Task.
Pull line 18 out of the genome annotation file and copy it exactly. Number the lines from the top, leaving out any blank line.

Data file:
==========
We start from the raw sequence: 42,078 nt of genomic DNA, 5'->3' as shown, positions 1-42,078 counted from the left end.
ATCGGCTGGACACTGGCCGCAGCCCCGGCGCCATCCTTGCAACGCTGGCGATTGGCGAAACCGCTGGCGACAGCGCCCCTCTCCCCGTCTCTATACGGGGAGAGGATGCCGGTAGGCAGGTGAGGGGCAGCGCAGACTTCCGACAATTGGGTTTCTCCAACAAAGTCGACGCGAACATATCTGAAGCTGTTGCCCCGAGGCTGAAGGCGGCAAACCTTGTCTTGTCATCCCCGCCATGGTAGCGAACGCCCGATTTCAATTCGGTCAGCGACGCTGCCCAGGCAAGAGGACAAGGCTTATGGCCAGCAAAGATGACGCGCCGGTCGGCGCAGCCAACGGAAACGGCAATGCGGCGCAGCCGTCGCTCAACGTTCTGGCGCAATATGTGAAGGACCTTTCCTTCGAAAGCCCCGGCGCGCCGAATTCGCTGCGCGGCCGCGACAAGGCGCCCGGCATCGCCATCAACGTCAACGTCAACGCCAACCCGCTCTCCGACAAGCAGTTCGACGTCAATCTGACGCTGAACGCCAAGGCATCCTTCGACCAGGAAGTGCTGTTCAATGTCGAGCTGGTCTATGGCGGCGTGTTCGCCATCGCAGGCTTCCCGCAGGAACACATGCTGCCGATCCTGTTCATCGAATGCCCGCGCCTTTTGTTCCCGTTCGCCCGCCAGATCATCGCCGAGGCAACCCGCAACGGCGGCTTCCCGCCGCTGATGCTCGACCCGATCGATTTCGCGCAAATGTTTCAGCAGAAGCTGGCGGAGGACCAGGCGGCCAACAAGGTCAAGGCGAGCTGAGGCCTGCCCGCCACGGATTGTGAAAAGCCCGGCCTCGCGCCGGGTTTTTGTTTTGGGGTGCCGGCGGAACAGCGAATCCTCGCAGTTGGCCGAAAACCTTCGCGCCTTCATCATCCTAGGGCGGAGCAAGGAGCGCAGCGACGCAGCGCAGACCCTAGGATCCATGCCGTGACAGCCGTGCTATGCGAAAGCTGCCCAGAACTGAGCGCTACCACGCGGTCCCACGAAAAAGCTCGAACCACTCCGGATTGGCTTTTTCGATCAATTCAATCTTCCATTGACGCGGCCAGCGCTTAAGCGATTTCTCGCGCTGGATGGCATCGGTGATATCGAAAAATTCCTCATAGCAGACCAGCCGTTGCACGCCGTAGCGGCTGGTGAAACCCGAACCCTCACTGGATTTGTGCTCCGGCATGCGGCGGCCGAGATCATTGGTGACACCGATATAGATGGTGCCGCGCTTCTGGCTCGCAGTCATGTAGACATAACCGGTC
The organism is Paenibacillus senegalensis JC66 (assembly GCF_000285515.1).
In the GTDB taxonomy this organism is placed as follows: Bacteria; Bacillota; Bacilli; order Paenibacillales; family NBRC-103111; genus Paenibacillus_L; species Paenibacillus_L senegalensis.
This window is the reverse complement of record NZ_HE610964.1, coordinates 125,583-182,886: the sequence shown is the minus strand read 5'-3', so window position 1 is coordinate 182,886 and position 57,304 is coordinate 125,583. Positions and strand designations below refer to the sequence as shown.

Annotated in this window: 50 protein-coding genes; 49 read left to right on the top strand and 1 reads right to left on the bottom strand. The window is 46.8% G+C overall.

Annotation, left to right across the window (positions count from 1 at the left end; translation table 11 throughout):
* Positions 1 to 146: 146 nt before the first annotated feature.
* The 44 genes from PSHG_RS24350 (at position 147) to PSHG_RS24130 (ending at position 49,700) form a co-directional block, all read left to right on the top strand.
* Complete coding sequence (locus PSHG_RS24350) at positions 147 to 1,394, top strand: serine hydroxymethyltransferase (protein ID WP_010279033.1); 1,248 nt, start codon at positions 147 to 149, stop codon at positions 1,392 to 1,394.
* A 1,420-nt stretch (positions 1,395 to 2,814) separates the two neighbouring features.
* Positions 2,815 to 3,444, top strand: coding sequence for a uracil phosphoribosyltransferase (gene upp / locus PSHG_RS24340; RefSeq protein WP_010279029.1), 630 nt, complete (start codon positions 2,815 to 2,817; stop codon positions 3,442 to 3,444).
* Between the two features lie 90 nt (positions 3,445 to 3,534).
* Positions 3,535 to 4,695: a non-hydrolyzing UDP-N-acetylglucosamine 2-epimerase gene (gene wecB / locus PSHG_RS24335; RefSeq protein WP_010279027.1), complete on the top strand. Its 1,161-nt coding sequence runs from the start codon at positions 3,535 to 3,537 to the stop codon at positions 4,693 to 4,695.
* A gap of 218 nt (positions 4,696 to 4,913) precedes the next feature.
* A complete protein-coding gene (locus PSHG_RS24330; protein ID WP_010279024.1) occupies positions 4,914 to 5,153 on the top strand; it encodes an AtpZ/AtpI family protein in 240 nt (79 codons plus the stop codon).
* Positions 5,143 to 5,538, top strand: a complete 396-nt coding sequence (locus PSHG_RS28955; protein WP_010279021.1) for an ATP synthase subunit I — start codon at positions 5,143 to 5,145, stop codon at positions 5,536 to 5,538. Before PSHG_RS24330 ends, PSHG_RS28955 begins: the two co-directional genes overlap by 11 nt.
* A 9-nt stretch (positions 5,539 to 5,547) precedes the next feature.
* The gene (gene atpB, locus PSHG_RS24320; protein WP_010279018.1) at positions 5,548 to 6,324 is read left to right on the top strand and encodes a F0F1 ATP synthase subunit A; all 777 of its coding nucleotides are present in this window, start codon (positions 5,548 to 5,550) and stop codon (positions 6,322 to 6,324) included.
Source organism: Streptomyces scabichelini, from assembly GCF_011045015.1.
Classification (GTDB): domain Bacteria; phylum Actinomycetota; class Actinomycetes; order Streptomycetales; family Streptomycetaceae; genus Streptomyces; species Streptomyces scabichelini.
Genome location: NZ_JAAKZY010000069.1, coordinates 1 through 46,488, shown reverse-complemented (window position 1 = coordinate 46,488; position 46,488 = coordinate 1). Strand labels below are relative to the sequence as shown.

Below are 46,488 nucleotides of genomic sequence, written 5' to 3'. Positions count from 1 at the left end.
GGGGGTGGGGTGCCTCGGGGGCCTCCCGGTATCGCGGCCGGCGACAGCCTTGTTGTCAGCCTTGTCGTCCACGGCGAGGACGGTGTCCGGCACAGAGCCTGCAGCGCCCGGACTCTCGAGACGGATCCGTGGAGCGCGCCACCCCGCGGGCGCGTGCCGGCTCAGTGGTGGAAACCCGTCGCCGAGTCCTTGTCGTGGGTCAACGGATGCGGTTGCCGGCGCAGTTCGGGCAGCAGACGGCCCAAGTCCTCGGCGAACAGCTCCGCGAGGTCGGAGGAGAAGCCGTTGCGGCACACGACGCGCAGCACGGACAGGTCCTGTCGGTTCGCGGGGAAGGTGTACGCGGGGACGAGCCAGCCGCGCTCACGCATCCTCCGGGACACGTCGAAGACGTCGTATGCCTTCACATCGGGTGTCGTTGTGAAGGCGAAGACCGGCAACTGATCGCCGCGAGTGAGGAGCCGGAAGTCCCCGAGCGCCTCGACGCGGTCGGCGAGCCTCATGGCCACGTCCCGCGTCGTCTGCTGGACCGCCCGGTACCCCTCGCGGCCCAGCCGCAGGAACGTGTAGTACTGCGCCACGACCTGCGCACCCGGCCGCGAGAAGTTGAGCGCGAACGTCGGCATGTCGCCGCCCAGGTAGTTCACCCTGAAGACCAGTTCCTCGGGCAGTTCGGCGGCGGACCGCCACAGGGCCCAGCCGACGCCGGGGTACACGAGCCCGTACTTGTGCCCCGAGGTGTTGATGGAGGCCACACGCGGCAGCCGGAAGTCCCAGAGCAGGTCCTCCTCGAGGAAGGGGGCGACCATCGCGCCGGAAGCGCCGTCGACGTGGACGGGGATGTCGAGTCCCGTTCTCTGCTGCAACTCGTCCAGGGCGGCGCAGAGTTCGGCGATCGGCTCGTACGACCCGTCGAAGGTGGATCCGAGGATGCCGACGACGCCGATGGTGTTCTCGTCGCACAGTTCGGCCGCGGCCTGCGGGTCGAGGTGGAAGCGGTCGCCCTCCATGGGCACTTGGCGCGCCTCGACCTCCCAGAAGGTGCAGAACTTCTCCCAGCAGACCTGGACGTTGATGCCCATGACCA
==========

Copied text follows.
* A 9-nt stretch (positions 5,539 to 5,547) precedes the next feature.